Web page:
References to successive ownership of the Thompson are many. Some references are easy to find, while others took some detailed research to locate. Some of the research was done by Bill Helmer, and some was done by TD. With the exception of Arthur querying online regarding New York corporate business history, nothing substantive has been researched by PhilOhio or Arthur Fliegenheimer. Their participation in this discussion has been one of sideline commentary and target practice. I will say that Phil has maintained a much steadier focus and aim, while Arthur has been all around his own target and others, particularly recently.
I do want to say that I respect both PhilOhio and Arthur, and while we disagree on the subject of succession, I believe we all share a unique fondness for the TSMG, its attributes, and history, as do most on this board. We should probably just agree to disagree on this subject. It is a wonderful thing that we have the time and passion to discuss such an overall insignificant issue as this is to most people in the world. I consider Phil a friend, and know he has a vast amount of knowledge regarding the Thompson, in particular technical knowledge. I enjoyed interacting with Phil further at the show last month, and am grateful that he probably found the source of the feeding issue that my WH M1 suddenly developed. I hope to see him again at OGCA this weekend. Arthur, though he hides behind his moniker, has also been a source for many Thompson collecting facts, and I respect his knowledge in this area, and his furthering of overall Colt Thompson knowledge, in particular.
Now back to the subject of succession…
For those who have not seen it, you should look at the Kilgore sales flyer for the Model M1A1 Thompson Submachine Gun that was included in TD’s article. This is also a major fact that must be contended with by anyone who disputes succession. The Thompson became a new item to expand the product line of Kilgore. TD did much research in this area, speaking to every remaining Kilgore Ohio employee, an effort which included attending a Kilgore Ohio company reunion picnic. It’s pretty amazing that such an event was still in occurrence recently, while the company moved to Tennessee in 1961. He also toured the building where Kilgore housed the Thompson project.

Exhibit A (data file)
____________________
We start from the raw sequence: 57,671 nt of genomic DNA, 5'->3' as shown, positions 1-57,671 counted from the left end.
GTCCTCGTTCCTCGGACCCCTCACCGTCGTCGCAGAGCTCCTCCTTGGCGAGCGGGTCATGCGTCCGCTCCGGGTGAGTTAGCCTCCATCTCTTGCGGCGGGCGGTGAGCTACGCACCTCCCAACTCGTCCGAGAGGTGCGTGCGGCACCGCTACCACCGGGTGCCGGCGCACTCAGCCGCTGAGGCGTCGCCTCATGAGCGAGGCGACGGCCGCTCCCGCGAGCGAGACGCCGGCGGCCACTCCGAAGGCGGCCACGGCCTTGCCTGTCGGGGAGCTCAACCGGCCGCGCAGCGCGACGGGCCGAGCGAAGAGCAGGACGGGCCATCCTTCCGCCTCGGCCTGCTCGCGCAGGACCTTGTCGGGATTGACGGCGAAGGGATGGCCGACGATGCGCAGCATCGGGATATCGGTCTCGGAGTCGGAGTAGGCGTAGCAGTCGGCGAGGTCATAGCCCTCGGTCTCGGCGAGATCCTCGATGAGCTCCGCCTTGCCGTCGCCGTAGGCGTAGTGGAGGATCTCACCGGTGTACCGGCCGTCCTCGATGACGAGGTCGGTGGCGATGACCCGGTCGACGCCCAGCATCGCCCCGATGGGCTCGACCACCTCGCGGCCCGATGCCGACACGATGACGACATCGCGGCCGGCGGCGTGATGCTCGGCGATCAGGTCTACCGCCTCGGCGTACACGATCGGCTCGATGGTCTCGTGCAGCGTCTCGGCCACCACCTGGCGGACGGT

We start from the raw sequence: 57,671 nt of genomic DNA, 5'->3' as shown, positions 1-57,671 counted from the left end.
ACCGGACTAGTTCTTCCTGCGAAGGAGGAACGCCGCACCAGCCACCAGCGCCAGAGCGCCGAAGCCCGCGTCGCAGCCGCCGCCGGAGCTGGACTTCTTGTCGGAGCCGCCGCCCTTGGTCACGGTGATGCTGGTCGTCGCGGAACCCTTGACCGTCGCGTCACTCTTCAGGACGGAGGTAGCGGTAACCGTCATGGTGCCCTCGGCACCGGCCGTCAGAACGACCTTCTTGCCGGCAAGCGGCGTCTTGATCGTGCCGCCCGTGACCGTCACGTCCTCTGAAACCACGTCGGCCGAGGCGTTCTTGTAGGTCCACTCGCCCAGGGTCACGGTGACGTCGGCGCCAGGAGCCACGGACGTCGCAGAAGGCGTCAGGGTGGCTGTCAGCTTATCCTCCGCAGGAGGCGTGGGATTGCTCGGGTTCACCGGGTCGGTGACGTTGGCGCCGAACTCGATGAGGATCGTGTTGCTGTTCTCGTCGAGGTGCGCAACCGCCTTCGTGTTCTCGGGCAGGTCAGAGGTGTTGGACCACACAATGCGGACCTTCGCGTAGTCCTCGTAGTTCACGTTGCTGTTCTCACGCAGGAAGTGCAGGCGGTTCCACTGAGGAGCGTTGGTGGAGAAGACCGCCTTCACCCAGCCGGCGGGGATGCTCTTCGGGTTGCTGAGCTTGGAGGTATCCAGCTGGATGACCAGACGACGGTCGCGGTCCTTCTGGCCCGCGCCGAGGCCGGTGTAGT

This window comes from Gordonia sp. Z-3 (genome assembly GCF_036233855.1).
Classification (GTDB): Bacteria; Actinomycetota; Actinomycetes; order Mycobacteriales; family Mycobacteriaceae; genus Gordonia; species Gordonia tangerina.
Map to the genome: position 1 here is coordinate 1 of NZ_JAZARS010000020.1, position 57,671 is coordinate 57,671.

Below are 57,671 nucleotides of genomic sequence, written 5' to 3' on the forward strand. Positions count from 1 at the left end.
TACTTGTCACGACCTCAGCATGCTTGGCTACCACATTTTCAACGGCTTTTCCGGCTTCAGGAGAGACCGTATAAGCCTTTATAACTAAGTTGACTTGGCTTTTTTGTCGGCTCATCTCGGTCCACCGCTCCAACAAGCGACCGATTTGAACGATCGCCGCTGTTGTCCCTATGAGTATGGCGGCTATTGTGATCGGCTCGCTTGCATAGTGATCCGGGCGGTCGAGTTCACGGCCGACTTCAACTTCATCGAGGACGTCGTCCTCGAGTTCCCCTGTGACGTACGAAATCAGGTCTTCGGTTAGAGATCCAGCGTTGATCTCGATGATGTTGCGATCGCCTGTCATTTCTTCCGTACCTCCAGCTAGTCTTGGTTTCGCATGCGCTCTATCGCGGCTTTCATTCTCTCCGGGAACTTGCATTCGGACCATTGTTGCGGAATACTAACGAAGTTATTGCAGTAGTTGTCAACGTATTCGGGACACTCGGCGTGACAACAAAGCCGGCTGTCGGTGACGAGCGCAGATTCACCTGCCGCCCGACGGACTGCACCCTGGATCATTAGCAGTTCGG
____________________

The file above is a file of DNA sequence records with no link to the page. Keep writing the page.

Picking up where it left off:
Kilgore experienced a catastrophic event that prevented them financially from moving forward with their Thompson project, even though they had a project manager, had setup a production line for the Thompson in Westerville, and had a marketing plan for the Thompson. An explosion involving some of their military products on a ship in New Jersey drove a company decision to quickly reorganize and rename themselves, and to consolidate their assets in anticipation of lawsuits involving the death of over thirty people. The explosion also involved Hercules Powder Co. TD’s article in the September 2008 edition of Small Arms Review covers this subject in more detail.
Here’s where most people understand that Frederic A. Willis stepped in, and they are correct, but his involvement permeates the Thompson in more ways than his service as the leader of a “syndicate” of investors who acquired the Thompson from Kilgore.
Willis was a broadcaster at CBS during the 1930’s, and an executive with that company. He was also an Army reserve officer who received the Silver Star in World War I. In 1940, he was hired as a Vice President at the new Thompson Automatic Arms Company, headed by Russell Maguire. During this time, he developed an affinity for the Thompson, and helped ensure its success. His was a fondness he expressed in glorious written and illustrated form to his boss, Russell Maguire, by privately publishing the first book on the Thompson Submachine Gun, titled “Tommy.” It is a beautifully bound book with a sterling silver Thompson displayed under a clear dome on the front cover, and it provides a unique history of the weapon and its production up until 1943. Willis used his cartooning hobby to illustrate the book, as well as many familiar WWII period pictures, and some that have not yet been published elsewhere.